bells are ringing

| On
Thursday, March 28, 2013
I was reading a little bit about Kate Atkinson's new book Life After Life and it rang a little bell on a string in my brain attached to Lucy Ellmann's Dot in the UniverseI've read Dot, have yet to read L.A.L. (because it's not out yet!) and have got no idea if there is any more in common between them than female British authors whose work I enjoy and reincarnation* - but I look forward to finding out!

*They also apparently share POIGNANCY, according to the jacket copy below. Dot is "a hilarious and poignant journey" and LAL is "darkly comic, startlingly poignant." dun dun DUN. (so excited to read LAL, and it turns out Lucy Ellmann has a new book out this year, too! You'd better believe I'll be reading that one asap as well.)

Here's the dust jackets and the descriptions lifted directly from Goodreads (linked above):

Dot in the Universe: It's your worst nightmare: instead of being dead, you're alive!

Dot thinks she's perfect, with her blond hair, pointy nose, and pink skin. She lives on the east coast of England with her magnificent hubby, cooking him gourmet meals and crashing the car. So one day she decides to End It All. But-Dot BLOWS it!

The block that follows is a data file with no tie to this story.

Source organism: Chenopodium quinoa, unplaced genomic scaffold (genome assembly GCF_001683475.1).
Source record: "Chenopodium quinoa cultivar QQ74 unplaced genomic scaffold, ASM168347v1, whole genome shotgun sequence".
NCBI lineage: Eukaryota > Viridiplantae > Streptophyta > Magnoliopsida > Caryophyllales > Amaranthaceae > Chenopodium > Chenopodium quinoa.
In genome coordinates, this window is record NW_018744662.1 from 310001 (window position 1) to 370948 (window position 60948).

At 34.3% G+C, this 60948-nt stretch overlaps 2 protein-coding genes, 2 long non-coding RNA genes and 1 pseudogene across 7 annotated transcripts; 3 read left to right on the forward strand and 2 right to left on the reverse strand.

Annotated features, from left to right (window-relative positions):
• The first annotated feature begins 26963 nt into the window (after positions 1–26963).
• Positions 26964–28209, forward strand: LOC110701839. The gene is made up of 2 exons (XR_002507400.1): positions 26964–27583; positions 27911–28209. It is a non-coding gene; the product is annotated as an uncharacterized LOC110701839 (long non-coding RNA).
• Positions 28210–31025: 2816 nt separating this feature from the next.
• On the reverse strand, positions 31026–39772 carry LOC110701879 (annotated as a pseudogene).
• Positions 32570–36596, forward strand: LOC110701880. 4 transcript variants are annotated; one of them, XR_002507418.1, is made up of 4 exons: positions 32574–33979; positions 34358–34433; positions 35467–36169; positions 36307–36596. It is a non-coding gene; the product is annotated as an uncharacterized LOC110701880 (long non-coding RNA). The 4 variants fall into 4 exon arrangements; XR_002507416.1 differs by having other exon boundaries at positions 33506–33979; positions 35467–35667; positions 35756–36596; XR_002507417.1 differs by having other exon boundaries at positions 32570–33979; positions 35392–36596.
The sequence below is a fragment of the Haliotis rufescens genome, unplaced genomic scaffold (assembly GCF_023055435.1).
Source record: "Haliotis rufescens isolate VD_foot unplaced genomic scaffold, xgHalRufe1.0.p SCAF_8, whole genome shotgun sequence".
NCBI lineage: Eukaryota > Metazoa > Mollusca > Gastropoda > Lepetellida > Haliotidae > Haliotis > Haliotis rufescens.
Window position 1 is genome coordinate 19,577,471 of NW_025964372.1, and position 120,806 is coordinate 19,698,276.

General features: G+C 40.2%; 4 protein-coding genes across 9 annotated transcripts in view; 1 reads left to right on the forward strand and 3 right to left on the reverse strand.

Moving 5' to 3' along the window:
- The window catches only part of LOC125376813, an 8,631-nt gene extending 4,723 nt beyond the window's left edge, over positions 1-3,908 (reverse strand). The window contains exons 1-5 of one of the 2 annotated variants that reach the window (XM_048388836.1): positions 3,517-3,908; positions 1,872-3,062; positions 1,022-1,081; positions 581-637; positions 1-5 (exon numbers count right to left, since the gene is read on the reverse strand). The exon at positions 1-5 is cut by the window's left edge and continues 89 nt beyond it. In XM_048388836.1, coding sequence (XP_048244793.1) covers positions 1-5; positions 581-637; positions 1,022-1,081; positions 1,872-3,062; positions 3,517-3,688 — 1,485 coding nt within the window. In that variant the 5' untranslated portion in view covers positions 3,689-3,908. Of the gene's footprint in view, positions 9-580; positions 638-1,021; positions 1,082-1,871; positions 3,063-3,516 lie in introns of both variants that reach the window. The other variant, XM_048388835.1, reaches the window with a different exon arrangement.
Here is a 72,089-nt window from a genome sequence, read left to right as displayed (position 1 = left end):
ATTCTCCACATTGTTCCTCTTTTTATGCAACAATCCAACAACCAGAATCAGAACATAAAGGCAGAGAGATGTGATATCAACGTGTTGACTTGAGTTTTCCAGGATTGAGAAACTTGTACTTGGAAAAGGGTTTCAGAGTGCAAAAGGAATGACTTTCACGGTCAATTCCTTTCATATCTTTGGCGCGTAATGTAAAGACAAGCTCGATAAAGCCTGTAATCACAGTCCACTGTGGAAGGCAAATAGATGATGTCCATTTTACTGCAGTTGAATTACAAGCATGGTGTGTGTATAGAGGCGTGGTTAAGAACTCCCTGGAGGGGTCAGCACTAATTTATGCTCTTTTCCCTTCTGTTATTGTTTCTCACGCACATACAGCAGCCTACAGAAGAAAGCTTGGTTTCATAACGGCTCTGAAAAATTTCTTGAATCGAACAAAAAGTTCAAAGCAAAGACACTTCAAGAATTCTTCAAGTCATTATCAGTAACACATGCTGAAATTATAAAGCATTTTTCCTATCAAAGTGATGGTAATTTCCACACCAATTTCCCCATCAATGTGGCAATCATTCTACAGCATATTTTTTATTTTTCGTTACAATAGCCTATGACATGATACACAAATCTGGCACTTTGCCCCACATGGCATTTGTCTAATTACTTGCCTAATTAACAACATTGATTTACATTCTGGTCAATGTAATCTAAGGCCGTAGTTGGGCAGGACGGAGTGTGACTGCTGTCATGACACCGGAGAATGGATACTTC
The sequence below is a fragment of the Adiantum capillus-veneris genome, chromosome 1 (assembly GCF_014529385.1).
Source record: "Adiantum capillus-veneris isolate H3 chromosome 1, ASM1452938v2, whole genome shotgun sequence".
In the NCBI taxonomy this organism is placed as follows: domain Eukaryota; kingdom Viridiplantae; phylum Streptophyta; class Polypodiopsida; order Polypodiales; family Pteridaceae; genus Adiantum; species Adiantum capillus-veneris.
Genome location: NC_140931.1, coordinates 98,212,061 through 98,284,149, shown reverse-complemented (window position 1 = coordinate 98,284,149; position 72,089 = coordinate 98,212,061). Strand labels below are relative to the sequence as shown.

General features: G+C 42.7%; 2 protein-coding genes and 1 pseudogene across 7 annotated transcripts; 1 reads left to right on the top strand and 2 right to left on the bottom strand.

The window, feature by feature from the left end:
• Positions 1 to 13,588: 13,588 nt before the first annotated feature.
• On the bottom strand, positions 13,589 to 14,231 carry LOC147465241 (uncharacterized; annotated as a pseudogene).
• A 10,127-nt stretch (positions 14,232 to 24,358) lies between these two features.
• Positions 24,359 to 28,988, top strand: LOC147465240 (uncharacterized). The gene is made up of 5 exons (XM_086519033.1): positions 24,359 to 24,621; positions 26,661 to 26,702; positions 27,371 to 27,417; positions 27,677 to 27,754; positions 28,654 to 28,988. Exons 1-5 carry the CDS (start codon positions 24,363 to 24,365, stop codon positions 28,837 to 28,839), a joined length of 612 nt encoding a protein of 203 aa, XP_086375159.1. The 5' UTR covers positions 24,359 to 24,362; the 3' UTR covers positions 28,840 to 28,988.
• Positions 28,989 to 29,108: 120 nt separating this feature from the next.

After a brief sojourn in the underworld (populated by "underaged, underdeveloped underlings all, understated in their undershirts and UNDERSTANDING VERY LITTLE"), Dot is reincarnated, first as a possum, and then as a girl in Ohio. A hilarious and poignant journey through our puny universe, this is a masterpiece of disquiet.

(this is a brief interlude in the middle of the page to keep the pictures from running into each other. I'll also mention that I've had Icona Pop's I LOVE IT stuck in my head all day and I don't even care because I LOVE IT.)

Life after Life:  On a cold and snowy night in 1910, Ursula Todd is born, the third child of a wealthy English banker and his wife. Sadly, she dies before she can draw her first breath. On that same cold and snowy night, Ursula Todd is born, lets out a lusty wail, and embarks upon a life that will be, to say the least, unusual. For as she grows, she also dies, repeatedly, in any number of ways. Clearly history (and Kate Atkinson) have plans for her: In Ursula rests nothing less than the fate of civilization.

Wildly inventive, darkly comic, startlingly poignant — this is Kate Atkinson at her absolute best, playing with time and history, telling a story that is breathtaking for both its audacity and its endless satisfactions.

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